Tuesday, July 29, 2014

The Land of Canaan . . . (Before the Jewish Invasion):

Palestine (Below)

You may be surprised to learn that for the most part ancient history is not relevant to the modern-day conflict over the “Holy Land”.   However there is a common misperception that the Israeli – Arab conflict has gone on ‘for centuries’ or even millennia and that Israel stands alone in her struggle to survive.  

So, a little historical background is probably a good idea.

The people of Israel (also called the “Jewish People”) trace their origin to Abraham, who according to Biblical history established the belief that there is only one God; who is the creator of the universe.   Abraham, his son Yitshak (Isaac), and his grandson Jacob (Israel), are denoted as being the patriarchs of the Israeli people.  For this reason most of us often perceive folks that call themselves “Jewish” (especially those in Palestine) to have deep religious bonds.

Before the Hebrews / Jews first migrated to Canaan sometime after 1800 BC (you’ll likely recall this celebrated event as is depicted in the 1956 motion picture, The Ten Commandments, based upon the exploits described in the Book of Exodus of The Holly Bible), the land of Canaan or modern day Palestine was occupied by Canaanites.   In the early days (3000BC – 1100BC) the Canaanite civilization covered the territory that is modern day Israel, the West Bank, Lebanon, and a large part of both Syria and Jordan. 

According to the Book of Exodus, after 40 years of wandering around in the Sinai Desert, Moses led the Hebrews / Jews to the Land which would become Israel; yep, wouldn’t you know it, the very same land promised by God himself to the descendants of the Jewish patriarchs: Abraham, Isaac and Jacob (See: Genesis 17:8).

By 1300BC the children of Abraham had created a nation, destined to be conquered by Rome in 63BC. You could say the original Jewish state didn’t come to an end until 70AD though, when the Romans begin to actively drive many of the Jews from the homes they had lived in for several hundred years.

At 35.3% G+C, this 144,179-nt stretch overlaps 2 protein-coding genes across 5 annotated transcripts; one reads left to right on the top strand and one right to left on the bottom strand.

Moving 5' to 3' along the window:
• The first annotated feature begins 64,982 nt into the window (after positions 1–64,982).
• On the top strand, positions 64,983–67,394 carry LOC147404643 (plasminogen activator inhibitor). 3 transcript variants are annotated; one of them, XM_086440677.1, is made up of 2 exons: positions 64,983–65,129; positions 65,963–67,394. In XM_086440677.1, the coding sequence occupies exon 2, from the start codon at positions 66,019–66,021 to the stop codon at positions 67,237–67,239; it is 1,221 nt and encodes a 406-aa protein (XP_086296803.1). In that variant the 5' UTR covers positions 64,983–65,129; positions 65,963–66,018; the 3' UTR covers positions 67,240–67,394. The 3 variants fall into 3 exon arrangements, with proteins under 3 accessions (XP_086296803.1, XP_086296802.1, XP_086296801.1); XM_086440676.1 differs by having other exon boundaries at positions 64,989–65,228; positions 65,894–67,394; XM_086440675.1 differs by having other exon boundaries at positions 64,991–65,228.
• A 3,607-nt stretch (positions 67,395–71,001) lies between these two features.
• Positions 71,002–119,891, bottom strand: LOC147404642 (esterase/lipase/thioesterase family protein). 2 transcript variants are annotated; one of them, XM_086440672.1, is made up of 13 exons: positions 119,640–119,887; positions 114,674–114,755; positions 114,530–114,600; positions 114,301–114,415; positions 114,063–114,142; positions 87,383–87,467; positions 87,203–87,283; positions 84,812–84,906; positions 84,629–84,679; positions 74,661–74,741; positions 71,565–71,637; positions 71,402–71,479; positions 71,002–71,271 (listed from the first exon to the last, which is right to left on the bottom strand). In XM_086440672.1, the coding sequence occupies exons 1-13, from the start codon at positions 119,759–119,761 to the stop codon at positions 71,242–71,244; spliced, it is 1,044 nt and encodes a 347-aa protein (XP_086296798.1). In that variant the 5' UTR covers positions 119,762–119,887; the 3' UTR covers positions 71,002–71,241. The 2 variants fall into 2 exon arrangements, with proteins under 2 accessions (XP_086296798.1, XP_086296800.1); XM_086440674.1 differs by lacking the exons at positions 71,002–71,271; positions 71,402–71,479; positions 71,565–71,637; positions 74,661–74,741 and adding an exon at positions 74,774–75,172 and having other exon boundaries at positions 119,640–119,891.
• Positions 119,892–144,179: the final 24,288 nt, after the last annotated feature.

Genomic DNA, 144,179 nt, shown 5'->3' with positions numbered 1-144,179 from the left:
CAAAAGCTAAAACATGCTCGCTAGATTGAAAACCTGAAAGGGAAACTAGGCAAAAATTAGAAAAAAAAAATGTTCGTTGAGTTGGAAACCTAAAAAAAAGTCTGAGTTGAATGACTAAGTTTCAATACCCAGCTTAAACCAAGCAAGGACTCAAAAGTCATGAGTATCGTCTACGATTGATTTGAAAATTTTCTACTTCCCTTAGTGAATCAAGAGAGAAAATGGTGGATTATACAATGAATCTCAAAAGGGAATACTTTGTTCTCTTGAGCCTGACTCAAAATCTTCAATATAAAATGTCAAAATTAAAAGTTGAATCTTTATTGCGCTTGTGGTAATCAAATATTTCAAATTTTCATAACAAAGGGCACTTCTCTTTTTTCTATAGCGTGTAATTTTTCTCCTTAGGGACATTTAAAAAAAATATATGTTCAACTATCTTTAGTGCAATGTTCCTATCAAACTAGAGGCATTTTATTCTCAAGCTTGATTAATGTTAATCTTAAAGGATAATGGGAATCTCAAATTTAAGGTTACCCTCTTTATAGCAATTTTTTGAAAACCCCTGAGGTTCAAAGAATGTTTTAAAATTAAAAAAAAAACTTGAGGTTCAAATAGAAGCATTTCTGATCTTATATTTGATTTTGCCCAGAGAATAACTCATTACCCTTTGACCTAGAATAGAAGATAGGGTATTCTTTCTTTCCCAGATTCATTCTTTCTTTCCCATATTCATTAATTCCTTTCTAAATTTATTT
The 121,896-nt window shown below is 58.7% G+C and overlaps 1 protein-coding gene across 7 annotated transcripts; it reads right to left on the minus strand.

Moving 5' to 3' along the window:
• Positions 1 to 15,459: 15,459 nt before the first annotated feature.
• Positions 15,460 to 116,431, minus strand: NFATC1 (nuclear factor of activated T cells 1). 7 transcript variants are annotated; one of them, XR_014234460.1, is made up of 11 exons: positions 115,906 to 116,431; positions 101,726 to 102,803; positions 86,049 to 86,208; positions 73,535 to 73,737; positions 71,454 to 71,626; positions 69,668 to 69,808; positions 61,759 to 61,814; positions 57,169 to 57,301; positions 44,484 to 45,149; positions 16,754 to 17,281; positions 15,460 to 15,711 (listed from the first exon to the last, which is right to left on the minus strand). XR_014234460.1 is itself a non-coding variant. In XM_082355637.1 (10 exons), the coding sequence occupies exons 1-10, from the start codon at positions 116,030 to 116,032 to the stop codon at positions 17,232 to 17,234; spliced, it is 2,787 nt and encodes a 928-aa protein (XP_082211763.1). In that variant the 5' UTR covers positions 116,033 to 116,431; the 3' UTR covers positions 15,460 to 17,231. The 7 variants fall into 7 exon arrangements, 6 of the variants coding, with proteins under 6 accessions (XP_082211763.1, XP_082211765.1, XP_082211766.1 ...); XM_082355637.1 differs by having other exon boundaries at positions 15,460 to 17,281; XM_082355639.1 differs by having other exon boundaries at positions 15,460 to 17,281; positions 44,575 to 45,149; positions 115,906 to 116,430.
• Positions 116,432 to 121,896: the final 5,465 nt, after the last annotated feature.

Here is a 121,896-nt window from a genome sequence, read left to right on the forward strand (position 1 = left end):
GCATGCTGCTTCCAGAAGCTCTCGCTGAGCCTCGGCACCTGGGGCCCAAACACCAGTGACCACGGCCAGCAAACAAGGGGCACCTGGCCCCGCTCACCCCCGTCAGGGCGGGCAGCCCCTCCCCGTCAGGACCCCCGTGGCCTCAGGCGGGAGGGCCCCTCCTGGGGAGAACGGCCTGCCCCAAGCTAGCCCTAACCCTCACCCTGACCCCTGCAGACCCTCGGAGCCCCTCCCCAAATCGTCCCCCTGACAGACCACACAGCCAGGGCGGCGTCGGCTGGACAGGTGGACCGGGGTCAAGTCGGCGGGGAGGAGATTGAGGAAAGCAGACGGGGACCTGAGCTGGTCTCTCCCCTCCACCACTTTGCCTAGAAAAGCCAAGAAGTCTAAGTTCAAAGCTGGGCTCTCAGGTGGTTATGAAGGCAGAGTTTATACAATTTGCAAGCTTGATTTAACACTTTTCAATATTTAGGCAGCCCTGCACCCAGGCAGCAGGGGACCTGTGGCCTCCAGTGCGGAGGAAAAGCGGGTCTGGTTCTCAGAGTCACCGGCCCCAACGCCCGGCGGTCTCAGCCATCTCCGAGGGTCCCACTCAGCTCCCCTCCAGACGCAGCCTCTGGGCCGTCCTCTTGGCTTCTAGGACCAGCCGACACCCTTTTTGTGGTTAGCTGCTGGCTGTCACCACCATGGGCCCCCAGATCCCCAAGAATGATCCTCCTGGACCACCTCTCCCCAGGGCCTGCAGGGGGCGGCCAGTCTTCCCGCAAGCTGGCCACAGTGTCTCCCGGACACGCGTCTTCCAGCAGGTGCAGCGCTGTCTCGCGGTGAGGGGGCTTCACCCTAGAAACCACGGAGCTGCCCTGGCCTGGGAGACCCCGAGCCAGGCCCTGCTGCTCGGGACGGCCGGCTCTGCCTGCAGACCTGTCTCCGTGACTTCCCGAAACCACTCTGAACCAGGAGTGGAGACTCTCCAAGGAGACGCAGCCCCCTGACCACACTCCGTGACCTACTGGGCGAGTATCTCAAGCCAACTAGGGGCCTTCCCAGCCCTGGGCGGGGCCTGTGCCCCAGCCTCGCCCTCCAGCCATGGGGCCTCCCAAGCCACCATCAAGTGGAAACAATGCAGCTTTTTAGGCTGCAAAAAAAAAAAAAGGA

Some time latter, Nebuchadnezzar II of Babylonian (modern day Iraq) deported the Judean’s (the southernmost of the three traditional divisions of ancient Palestine; the other two were Galilee in the north and Samaria in the center) in 597BC and 586BC, but he did allow them to remain in a unified community, in Babylon. Another group of Judean’s fled to Egypt, where they settled in the Nile delta. From 597BC onwards, there were three distinct groups of Hebrews: a group in Babylon and other parts of the Middle East, a small group in Judaea, and a third group in Egypt.  For this reason, 597BC, is considered the beginning date of the “Jewish Displacement”.

Bet you non-Muslims didnt know that the religion of Islam has been present since the time of the prophet Adam.   Muslims (those of the Islamic faith) also believe that the ancient Jews: Adam, Noah, Abraham, Moses, and Jesus, among others, were all Islamic prophets, and they have equal footing in the Qur’an; that makes Muhammad the last Muslim prophet but he’s special because he is credited with unifying Arabia into a single religious community under Islam.  By the way, the term “Muslim” is an Arabic word meaning “one who submits to God”, which suggests strong religious ties. So two (2) religious groups in the same area is bound to lead to little or no good.

It may come as a small surprise to learn that it wasn’t until 638AD that the the Arab Islamic Empire gained control of the Palestine region and according to one estimate, the Jews still numbered somewhere between 300,000 and 400,000 living, breathing souls in the Palestine region.   

Regardless, after the Arab conquest, the majority of the population (including many Jews) became “Arabized” in both culture and language; many also adopted the new faith of Islam, perhaps in large part due to the practice the Muslims adopted of banning the construction of new Jewish synagogues and the establishment of the general understanding that “the only good Jew was a dead Jew”. In any event, various Muslim dynasties maintained “law & order” in Palestine until the first of the seven Christian Religious Crusades took control in 1099.   

Palestine was absorbed into the Ottoman Empire in 1517 and remained under the rule of the Turks until after World War I.  Towards the end of WWI, the Turks were defeated by the British forces.  In the peace talks that followed, parts of the Ottoman Empire were handed over to the French to control and other parts were handed over to the British – which included Palestine.  

Britain governed this area under a League of Nations mandate from 1920 to 1948. 

To the Arab population who lived there, it was their homeland; it had been promised to them by the Allies for help in defeating the Turks during WWI; surprise, surprise, the British claimed the agreement gave no such promise.